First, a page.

Don't miss

Replay


LATEST SHOWS

EYE ON AFRICA

Tangerine Dream. Afropolitan star Yemi Alade drops in

Read more

FOCUS

Denmark: How to stop the radicalisation of young people?

Read more

ENCORE!

'Deep Down Dark': Telling the story of the 33 trapped Chilean miners

Read more

THE INTERVIEW

Hong Kong's umbrella revolution 'is not dead'

Read more

MEDIAWATCH

Media reactions to Boris Nemtsov's murder

Read more

WEB NEWS

Facebook video shows LAPD shooting of homeless man

Read more

DEBATE

The murder of Boris Nemtsov: Who killed charismatic opposition figure? (part 2)

Read more

DEBATE

The murder of Boris Nemtsov: Who killed charismatic opposition figure? (part 1)

Read more

BUSINESS DAILY

Nissan expects 'dramatic decline' in Russian car market in 2015

Read more

France

Delacroix’s iconic ‘Liberty’ intact after vandalism

Video by FRANCE 2 , William EDWARDS

Text by Tony Todd

Latest update : 2013-02-08

A painting that is the enduring image of the French revolution and adorned the 100-franc note for nearly two decades was vandalised this week at the Louvre-Lens museum, but officials there say it has not sustained any permanent damage.

One of the most iconic symbols of the French Revolution, Eugène Delacroix’s 1830 “Liberty Leading the People”, was defaced on Thursday by a 28-year-old woman with a black marker at the Louvre’s branch in the northern city of Lens.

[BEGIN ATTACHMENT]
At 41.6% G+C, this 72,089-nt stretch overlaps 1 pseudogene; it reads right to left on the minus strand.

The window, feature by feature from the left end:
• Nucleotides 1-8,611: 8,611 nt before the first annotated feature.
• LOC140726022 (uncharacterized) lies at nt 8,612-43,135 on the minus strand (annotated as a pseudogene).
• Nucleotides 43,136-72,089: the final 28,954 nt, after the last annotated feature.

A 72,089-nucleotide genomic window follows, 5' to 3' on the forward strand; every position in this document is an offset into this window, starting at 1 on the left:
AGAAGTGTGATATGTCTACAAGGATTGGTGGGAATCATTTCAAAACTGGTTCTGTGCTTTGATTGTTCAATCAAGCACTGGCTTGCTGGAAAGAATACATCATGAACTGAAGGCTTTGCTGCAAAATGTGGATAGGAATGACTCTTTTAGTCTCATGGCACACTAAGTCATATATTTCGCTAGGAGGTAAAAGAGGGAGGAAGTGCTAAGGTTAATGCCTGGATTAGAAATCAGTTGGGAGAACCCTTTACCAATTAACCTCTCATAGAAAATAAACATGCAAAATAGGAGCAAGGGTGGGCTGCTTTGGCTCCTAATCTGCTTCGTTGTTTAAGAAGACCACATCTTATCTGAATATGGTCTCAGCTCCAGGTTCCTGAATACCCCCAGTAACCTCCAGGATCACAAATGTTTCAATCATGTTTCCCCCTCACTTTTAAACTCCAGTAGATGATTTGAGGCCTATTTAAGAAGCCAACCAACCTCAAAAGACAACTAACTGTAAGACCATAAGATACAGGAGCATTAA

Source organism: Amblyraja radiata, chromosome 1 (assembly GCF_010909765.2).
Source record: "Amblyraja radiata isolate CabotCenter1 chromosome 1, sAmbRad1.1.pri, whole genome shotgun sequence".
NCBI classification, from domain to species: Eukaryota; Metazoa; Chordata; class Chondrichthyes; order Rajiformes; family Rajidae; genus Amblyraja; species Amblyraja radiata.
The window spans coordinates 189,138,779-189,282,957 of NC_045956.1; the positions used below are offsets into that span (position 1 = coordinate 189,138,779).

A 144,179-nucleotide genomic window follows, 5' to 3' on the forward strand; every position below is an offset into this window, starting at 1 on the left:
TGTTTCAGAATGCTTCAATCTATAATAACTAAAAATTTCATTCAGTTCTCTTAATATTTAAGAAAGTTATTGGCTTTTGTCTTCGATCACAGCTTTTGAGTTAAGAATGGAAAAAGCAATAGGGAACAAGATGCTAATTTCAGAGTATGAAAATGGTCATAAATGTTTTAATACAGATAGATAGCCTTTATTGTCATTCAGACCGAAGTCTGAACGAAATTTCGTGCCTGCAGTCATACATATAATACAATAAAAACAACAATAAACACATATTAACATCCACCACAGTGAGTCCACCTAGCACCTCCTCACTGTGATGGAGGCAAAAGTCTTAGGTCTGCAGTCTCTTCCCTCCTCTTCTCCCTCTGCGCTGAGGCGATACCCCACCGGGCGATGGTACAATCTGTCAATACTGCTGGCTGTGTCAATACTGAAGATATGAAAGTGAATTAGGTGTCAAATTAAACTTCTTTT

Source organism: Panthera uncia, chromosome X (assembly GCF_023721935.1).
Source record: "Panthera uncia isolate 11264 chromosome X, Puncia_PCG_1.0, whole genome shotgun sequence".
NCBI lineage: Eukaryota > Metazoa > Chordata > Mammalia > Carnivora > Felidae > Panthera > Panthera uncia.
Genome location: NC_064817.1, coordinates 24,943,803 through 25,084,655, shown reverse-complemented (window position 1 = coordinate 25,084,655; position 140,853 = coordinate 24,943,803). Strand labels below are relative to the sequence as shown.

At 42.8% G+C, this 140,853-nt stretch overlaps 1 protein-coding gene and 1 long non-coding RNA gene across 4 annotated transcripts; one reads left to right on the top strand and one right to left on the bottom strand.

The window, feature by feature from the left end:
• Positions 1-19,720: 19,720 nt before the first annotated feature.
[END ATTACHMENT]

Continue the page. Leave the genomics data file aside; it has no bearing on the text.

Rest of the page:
The famous work shows a bare-chested female figure bearing aloft the French Tricolor with one hand and a musket in the other.

"The integrity of the work has not been affected, as the inscription was superficial and remained on the varnished surface without reaching the layer of paint," a Louvre spokesperson said in a statement on Friday, amid fears that a piece of France’s national heritage had been permanently defaced. Specialists have since removed the mark, which measured approximately 30 centimetres (12 inches).

The painting was immortalised after it was featured on 100-franc bank notes from 1978 to 1995.

Motive unknown

According to judicial sources, the woman scrawled “AE911” on the canvas using an indelible black marker.

On Friday morning, French media were speculating that the graffiti could be a reference to the “Architects and Engineers for 9/11 Truth” group, which believes that the 2001 collapse of the World Trade Center could not have resulted solely from the impact of two fuel-heavy airliners.

“We won’t know if there is any political significance until police questioning ends,” the museum’s Communications Director Raphäel Wolff told FRANCE 24 on Friday morning.

“She is still under arrest and the state prosecutor is here at the museum investigating this,” he added.

The vandal is due to appear before a judge on Saturday, and prosecutors have ordered that she undergo a psychiatric evaluation.

“Liberty” is the showpiece work at the Louvre-Lens, which opened its doors for the first time on December 4.
 

Date created : 2013-02-08

  • FRANCE

    Louvre opens branch in region hit by industrial decline

    Read more

  • CULTURE

    Swedish museum celebrates return of stolen million-dollar Matisse

    Read more

  • FRANCE

    Comic book artist Tardi rejects Légion d'Honneur award

    Read more

COMMENT(S)